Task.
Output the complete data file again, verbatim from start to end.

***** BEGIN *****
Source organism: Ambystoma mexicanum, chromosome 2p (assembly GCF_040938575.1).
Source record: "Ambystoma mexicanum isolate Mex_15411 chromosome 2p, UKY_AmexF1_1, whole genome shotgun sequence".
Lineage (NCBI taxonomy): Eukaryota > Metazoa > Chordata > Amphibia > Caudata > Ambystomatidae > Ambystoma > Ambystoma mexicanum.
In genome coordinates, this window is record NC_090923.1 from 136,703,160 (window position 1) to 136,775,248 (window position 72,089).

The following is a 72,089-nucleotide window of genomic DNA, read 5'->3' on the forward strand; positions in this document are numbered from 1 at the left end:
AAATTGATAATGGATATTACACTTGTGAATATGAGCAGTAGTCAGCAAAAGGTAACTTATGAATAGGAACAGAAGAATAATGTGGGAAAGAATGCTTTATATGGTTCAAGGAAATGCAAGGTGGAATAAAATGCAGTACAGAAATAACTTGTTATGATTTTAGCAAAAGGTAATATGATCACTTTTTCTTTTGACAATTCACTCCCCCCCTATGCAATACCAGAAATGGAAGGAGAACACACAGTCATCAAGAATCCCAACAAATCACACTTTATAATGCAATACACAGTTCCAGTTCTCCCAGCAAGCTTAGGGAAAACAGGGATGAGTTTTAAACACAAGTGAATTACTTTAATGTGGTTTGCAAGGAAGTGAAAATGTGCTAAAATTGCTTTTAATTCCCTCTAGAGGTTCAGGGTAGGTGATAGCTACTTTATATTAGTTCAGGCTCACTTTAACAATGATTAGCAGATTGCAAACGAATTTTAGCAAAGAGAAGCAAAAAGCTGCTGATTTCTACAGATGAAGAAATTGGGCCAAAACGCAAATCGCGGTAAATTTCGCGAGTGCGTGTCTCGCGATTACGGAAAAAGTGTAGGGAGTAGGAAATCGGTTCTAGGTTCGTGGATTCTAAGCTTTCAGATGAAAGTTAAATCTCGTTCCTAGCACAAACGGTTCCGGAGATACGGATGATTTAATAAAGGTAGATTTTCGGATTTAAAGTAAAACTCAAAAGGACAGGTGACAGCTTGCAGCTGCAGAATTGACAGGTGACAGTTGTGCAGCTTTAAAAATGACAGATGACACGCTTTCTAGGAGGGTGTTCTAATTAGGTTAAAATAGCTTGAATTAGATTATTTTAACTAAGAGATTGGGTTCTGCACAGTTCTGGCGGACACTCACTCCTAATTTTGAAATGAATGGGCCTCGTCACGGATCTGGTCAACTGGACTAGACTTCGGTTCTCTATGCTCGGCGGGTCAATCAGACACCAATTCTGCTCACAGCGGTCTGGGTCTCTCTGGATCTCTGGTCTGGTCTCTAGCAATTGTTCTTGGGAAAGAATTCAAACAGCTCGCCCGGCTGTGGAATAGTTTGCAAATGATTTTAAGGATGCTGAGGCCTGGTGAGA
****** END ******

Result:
Source organism: Ambystoma mexicanum, chromosome 2p (assembly GCF_040938575.1).
Source record: "Ambystoma mexicanum isolate Mex_15411 chromosome 2p, UKY_AmexF1_1, whole genome shotgun sequence".
Lineage (NCBI taxonomy): Eukaryota > Metazoa > Chordata > Amphibia > Caudata > Ambystomatidae > Ambystoma > Ambystoma mexicanum.
In genome coordinates, this window is record NC_090923.1 from 136,703,160 (window position 1) to 136,775,248 (window position 72,089).

The following is a 72,089-nucleotide window of genomic DNA, read 5'->3' on the forward strand; positions in this document are numbered from 1 at the left end:
AAATTGATAATGGATATTACACTTGTGAATATGAGCAGTAGTCAGCAAAAGGTAACTTATGAATAGGAACAGAAGAATAATGTGGGAAAGAATGCTTTATATGGTTCAAGGAAATGCAAGGTGGAATAAAATGCAGTACAGAAATAACTTGTTATGATTTTAGCAAAAGGTAATATGATCACTTTTTCTTTTGACAATTCACTCCCCCCCTATGCAATACCAGAAATGGAAGGAGAACACACAGTCATCAAGAATCCCAACAAATCACACTTTATAATGCAATACACAGTTCCAGTTCTCCCAGCAAGCTTAGGGAAAACAGGGATGAGTTTTAAACACAAGTGAATTACTTTAATGTGGTTTGCAAGGAAGTGAAAATGTGCTAAAATTGCTTTTAATTCCCTCTAGAGGTTCAGGGTAGGTGATAGCTACTTTATATTAGTTCAGGCTCACTTTAACAATGATTAGCAGATTGCAAACGAATTTTAGCAAAGAGAAGCAAAAAGCTGCTGATTTCTACAGATGAAGAAATTGGGCCAAAACGCAAATCGCGGTAAATTTCGCGAGTGCGTGTCTCGCGATTACGGAAAAAGTGTAGGGAGTAGGAAATCGGTTCTAGGTTCGTGGATTCTAAGCTTTCAGATGAAAGTTAAATCTCGTTCCTAGCACAAACGGTTCCGGAGATACGGATGATTTAATAAAGGTAGATTTTCGGATTTAAAGTAAAACTCAAAAGGACAGGTGACAGCTTGCAGCTGCAGAATTGACAGGTGACAGTTGTGCAGCTTTAAAAATGACAGATGACACGCTTTCTAGGAGGGTGTTCTAATTAGGTTAAAATAGCTTGAATTAGATTATTTTAACTAAGAGATTGGGTTCTGCACAGTTCTGGCGGACACTCACTCCTAATTTTGAAATGAATGGGCCTCGTCACGGATCTGGTCAACTGGACTAGACTTCGGTTCTCTATGCTCGGCGGGTCAATCAGACACCAATTCTGCTCACAGCGGTCTGGGTCTCTCTGGATCTCTGGTCTGGTCTCTAGCAATTGTTCTTGGGAAAGAATTCAAACAGCTCGCCCGGCTGTGGAATAGTTTGCAAATGATTTTAAGGATGCTGAGGCCTGGTGAGA